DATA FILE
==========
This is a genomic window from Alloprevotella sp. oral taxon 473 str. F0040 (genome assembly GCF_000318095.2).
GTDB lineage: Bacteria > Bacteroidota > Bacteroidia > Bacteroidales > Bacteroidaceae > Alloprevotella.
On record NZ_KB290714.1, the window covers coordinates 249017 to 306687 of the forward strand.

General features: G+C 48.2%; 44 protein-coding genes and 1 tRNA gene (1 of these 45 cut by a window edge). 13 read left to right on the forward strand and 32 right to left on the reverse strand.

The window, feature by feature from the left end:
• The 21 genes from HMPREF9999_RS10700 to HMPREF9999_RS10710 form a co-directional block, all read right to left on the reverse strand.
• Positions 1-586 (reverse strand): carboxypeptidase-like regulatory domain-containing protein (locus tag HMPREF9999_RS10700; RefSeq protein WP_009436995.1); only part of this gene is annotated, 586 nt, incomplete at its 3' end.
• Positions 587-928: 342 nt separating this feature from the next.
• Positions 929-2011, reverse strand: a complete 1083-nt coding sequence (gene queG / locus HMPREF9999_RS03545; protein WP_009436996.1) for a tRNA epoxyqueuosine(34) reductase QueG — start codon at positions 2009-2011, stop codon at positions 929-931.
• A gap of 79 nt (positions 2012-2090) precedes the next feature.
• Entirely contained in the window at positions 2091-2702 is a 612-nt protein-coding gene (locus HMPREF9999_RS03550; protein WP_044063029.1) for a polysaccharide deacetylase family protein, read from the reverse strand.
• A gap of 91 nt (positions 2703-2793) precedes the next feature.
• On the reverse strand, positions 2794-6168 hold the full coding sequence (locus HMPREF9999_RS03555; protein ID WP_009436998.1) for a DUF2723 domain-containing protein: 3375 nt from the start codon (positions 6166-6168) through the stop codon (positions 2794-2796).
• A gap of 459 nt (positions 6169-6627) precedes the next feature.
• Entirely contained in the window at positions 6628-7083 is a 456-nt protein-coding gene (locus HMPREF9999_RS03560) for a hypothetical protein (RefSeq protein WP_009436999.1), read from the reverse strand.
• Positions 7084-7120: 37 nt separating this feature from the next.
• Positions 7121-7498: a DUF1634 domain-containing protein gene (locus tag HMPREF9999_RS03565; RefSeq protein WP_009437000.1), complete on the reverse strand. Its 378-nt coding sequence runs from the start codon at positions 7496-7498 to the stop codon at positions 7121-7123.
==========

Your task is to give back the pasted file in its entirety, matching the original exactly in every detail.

This is a genomic window from Alloprevotella sp. oral taxon 473 str. F0040 (genome assembly GCF_000318095.2).
GTDB lineage: Bacteria > Bacteroidota > Bacteroidia > Bacteroidales > Bacteroidaceae > Alloprevotella.
On record NZ_KB290714.1, the window covers coordinates 249017 to 306687 of the forward strand.

General features: G+C 48.2%; 44 protein-coding genes and 1 tRNA gene (1 of these 45 cut by a window edge). 13 read left to right on the forward strand and 32 right to left on the reverse strand.

The window, feature by feature from the left end:
• The 21 genes from HMPREF9999_RS10700 to HMPREF9999_RS10710 form a co-directional block, all read right to left on the reverse strand.
• Positions 1-586 (reverse strand): carboxypeptidase-like regulatory domain-containing protein (locus tag HMPREF9999_RS10700; RefSeq protein WP_009436995.1); only part of this gene is annotated, 586 nt, incomplete at its 3' end.
• Positions 587-928: 342 nt separating this feature from the next.
• Positions 929-2011, reverse strand: a complete 1083-nt coding sequence (gene queG / locus HMPREF9999_RS03545; protein WP_009436996.1) for a tRNA epoxyqueuosine(34) reductase QueG — start codon at positions 2009-2011, stop codon at positions 929-931.
• A gap of 79 nt (positions 2012-2090) precedes the next feature.
• Entirely contained in the window at positions 2091-2702 is a 612-nt protein-coding gene (locus HMPREF9999_RS03550; protein WP_044063029.1) for a polysaccharide deacetylase family protein, read from the reverse strand.
• A gap of 91 nt (positions 2703-2793) precedes the next feature.
• On the reverse strand, positions 2794-6168 hold the full coding sequence (locus HMPREF9999_RS03555; protein ID WP_009436998.1) for a DUF2723 domain-containing protein: 3375 nt from the start codon (positions 6166-6168) through the stop codon (positions 2794-2796).
• A gap of 459 nt (positions 6169-6627) precedes the next feature.
• Entirely contained in the window at positions 6628-7083 is a 456-nt protein-coding gene (locus HMPREF9999_RS03560) for a hypothetical protein (RefSeq protein WP_009436999.1), read from the reverse strand.
• Positions 7084-7120: 37 nt separating this feature from the next.
• Positions 7121-7498: a DUF1634 domain-containing protein gene (locus tag HMPREF9999_RS03565; RefSeq protein WP_009437000.1), complete on the reverse strand. Its 378-nt coding sequence runs from the start codon at positions 7496-7498 to the stop codon at positions 7121-7123.